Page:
Now we are prepared to understand the meeting of John the Baptist and Jesus on the banks of the Jordan. Jesus came to John, along with all those who were dissatisfied with their past response to and present relationship with the God of Israel, because this was the one place in all Israel where God could be seen to be manifestly at work, and Jesus Himself -- about 30 years old and in the full maturity of His manhood -- was wanting above all to put Himself into the closest proximity with God-His-Father publicly at work among His people, in order to give the very fullest expression to His own total longing to be active -- physically as well as spiritually -- at work with and for His father, that God’s will be done in Israel. And this most urgent longing was no mere psychological experience of Jesus’, it was His heavenly Father ‘provoking’ Him, calling Him.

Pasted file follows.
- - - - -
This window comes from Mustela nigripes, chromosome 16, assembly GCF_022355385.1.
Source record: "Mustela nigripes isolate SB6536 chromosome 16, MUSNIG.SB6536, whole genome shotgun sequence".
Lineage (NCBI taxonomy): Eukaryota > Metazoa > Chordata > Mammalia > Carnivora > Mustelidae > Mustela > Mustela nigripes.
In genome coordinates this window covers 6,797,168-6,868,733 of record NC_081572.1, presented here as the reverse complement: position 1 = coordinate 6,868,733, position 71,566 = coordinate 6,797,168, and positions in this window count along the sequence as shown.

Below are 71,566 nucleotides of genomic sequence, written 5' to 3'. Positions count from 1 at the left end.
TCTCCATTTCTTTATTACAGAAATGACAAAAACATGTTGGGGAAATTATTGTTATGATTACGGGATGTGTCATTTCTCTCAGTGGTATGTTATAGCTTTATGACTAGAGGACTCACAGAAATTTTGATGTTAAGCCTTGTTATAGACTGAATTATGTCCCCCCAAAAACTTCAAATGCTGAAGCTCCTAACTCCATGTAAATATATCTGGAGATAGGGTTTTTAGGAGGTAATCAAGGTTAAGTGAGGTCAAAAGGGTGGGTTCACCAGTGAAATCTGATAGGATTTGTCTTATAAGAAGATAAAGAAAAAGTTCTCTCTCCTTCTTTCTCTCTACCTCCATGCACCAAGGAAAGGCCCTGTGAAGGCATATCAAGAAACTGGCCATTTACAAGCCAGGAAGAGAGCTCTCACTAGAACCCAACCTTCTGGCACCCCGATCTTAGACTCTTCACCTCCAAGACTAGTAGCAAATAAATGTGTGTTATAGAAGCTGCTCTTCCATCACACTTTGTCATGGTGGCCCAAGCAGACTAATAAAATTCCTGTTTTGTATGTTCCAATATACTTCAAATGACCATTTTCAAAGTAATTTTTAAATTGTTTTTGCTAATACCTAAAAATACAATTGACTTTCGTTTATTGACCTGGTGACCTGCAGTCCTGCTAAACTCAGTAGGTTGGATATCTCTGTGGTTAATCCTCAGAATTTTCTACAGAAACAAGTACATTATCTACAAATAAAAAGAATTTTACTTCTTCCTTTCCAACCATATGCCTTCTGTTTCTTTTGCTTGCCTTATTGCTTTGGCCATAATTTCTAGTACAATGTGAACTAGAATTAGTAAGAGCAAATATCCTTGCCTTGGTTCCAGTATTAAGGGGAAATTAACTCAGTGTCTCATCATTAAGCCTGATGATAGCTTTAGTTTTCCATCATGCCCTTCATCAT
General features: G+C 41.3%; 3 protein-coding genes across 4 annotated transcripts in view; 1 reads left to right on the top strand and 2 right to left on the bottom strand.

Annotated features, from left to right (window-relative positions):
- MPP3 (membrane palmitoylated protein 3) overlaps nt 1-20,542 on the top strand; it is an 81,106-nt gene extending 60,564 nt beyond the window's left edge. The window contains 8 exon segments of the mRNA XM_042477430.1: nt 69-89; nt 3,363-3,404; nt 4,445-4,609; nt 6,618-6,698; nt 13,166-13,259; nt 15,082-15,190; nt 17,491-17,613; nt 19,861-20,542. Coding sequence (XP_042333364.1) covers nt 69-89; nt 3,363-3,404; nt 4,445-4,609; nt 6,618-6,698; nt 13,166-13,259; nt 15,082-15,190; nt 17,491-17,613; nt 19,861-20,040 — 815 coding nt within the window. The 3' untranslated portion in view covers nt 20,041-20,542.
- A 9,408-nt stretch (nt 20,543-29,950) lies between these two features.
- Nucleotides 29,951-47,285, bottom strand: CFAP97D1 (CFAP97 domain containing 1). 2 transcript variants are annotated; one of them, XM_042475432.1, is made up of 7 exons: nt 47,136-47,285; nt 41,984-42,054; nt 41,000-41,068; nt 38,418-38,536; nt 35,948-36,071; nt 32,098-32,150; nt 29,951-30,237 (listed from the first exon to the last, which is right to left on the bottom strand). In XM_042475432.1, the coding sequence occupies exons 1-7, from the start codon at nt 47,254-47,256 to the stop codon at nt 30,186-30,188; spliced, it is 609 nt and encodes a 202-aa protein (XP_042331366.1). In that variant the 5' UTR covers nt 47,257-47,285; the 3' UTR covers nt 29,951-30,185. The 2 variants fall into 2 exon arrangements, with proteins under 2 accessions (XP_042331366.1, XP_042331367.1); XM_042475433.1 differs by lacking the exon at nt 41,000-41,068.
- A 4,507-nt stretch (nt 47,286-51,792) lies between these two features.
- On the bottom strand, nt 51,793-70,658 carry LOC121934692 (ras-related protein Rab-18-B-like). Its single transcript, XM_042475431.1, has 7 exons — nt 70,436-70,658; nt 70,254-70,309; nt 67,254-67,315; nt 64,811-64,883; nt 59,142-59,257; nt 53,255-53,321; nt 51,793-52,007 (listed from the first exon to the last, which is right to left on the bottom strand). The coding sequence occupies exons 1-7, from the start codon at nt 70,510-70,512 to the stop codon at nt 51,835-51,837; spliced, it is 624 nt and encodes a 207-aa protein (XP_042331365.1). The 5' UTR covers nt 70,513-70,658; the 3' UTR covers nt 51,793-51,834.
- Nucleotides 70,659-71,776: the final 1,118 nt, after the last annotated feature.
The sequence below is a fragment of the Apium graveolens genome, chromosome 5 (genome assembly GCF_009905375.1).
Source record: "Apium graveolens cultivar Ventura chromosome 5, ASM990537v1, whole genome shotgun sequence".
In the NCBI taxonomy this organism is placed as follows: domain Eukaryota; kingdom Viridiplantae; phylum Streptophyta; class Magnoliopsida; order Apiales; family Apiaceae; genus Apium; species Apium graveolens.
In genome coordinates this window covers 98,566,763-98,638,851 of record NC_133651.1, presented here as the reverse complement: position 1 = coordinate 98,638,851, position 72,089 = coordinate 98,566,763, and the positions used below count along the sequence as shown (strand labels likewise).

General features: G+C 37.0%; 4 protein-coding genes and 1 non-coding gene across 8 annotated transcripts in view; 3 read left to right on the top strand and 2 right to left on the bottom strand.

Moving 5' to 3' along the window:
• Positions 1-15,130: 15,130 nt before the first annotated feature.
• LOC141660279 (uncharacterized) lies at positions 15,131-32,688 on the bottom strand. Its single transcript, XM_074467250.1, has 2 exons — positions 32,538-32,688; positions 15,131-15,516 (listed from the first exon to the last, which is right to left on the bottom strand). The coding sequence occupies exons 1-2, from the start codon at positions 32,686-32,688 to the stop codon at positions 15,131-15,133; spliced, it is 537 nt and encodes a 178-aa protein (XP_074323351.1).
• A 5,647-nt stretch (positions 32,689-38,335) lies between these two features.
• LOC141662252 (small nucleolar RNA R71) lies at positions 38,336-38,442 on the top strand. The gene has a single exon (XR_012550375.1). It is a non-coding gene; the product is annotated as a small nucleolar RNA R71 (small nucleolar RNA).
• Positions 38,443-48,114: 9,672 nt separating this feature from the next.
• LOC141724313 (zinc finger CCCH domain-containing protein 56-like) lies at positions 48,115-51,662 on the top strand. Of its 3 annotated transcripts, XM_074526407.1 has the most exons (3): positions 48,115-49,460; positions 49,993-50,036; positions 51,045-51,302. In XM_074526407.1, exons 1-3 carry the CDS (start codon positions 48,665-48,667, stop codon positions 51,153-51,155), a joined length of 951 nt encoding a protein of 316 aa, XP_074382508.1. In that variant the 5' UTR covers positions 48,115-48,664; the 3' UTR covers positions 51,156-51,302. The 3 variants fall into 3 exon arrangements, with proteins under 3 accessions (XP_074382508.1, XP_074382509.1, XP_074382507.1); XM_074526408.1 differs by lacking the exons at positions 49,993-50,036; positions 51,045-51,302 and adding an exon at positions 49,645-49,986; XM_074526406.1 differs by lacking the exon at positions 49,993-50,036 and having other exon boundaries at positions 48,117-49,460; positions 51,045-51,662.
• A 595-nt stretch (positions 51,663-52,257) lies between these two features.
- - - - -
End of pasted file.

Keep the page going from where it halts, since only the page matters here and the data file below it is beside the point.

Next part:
Jesus stepped forward before John the Baptist, not to manifest any Personal sinfulness, but simply His, by now most frustrating, human inability to do all that He wanted to do for His Father’s glory and His people’s salvation. He wanted above all to be one with His Father, no longer as a child ‘in His Father’s House’, but as a full-grown man to be ‘about His Father’s business’ and for that He chose to join all who were seeking to draw closer to God, as the supreme Seeker needing His Father’s blessing and His Spirit to do His work. And this need of Jesus’ was precisely His Father’s, lovingly provoking, CALL.
In that sense Jesus was the first fruits of all those who were then, are now, and ever will be, truly repentant; because Jesus was totally, shatteringly, aware of what none of us are ever sufficiently aware: that God alone is good and that we, mere human beings, can do nothing good or holy of ourselves. That failure to appreciate our natural nothingness leads ordinary sons and daughters of Adam into sins of all sorts; with Jesus it simply made Him long, with excruciating desire, for that ability to do the work of God which only the gift of the Spirit can impart (Mark 1:9-11):